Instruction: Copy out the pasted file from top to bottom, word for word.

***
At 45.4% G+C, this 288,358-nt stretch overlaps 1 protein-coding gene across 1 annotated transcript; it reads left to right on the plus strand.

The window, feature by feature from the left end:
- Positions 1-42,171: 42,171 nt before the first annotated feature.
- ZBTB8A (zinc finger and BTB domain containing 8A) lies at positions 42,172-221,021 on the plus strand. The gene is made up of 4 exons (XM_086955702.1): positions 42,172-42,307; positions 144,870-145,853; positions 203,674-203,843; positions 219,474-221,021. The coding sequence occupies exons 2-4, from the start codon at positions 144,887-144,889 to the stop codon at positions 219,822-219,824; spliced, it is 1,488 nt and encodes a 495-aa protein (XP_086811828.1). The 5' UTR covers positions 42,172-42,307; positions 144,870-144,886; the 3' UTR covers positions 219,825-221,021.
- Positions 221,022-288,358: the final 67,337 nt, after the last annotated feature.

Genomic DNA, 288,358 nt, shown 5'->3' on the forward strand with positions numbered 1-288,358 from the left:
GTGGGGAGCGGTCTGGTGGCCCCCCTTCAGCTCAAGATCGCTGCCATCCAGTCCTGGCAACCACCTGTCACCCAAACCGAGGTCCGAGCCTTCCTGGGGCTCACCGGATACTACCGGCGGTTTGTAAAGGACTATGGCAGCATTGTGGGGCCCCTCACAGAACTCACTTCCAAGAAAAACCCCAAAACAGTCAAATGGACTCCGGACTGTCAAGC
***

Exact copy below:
At 45.4% G+C, this 288,358-nt stretch overlaps 1 protein-coding gene across 1 annotated transcript; it reads left to right on the plus strand.

The window, feature by feature from the left end:
- Positions 1-42,171: 42,171 nt before the first annotated feature.
- ZBTB8A (zinc finger and BTB domain containing 8A) lies at positions 42,172-221,021 on the plus strand. The gene is made up of 4 exons (XM_086955702.1): positions 42,172-42,307; positions 144,870-145,853; positions 203,674-203,843; positions 219,474-221,021. The coding sequence occupies exons 2-4, from the start codon at positions 144,887-144,889 to the stop codon at positions 219,822-219,824; spliced, it is 1,488 nt and encodes a 495-aa protein (XP_086811828.1). The 5' UTR covers positions 42,172-42,307; positions 144,870-144,886; the 3' UTR covers positions 219,825-221,021.
- Positions 221,022-288,358: the final 67,337 nt, after the last annotated feature.

Genomic DNA, 288,358 nt, shown 5'->3' on the forward strand with positions numbered 1-288,358 from the left:
GTGGGGAGCGGTCTGGTGGCCCCCCTTCAGCTCAAGATCGCTGCCATCCAGTCCTGGCAACCACCTGTCACCCAAACCGAGGTCCGAGCCTTCCTGGGGCTCACCGGATACTACCGGCGGTTTGTAAAGGACTATGGCAGCATTGTGGGGCCCCTCACAGAACTCACTTCCAAGAAAAACCCCAAAACAGTCAAATGGACTCCGGACTGTCAAGC